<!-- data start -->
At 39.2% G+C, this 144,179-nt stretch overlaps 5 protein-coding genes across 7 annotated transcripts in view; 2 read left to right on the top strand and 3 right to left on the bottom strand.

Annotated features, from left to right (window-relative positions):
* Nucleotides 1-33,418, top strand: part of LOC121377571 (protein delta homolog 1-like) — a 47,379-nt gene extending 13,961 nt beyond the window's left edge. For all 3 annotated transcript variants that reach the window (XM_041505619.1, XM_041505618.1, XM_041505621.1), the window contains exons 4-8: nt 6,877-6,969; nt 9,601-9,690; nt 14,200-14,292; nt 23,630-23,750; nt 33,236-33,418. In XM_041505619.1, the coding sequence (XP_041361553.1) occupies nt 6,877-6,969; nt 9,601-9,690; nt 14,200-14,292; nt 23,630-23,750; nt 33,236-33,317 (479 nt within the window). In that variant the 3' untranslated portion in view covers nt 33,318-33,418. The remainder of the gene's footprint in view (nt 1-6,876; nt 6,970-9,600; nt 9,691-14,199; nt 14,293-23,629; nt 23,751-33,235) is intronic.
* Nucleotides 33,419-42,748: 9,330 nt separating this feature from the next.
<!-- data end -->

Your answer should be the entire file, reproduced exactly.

At 39.2% G+C, this 144,179-nt stretch overlaps 5 protein-coding genes across 7 annotated transcripts in view; 2 read left to right on the top strand and 3 right to left on the bottom strand.

Annotated features, from left to right (window-relative positions):
* Nucleotides 1-33,418, top strand: part of LOC121377571 (protein delta homolog 1-like) — a 47,379-nt gene extending 13,961 nt beyond the window's left edge. For all 3 annotated transcript variants that reach the window (XM_041505619.1, XM_041505618.1, XM_041505621.1), the window contains exons 4-8: nt 6,877-6,969; nt 9,601-9,690; nt 14,200-14,292; nt 23,630-23,750; nt 33,236-33,418. In XM_041505619.1, the coding sequence (XP_041361553.1) occupies nt 6,877-6,969; nt 9,601-9,690; nt 14,200-14,292; nt 23,630-23,750; nt 33,236-33,317 (479 nt within the window). In that variant the 3' untranslated portion in view covers nt 33,318-33,418. The remainder of the gene's footprint in view (nt 1-6,876; nt 6,970-9,600; nt 9,691-14,199; nt 14,293-23,629; nt 23,751-33,235) is intronic.
* Nucleotides 33,419-42,748: 9,330 nt separating this feature from the next.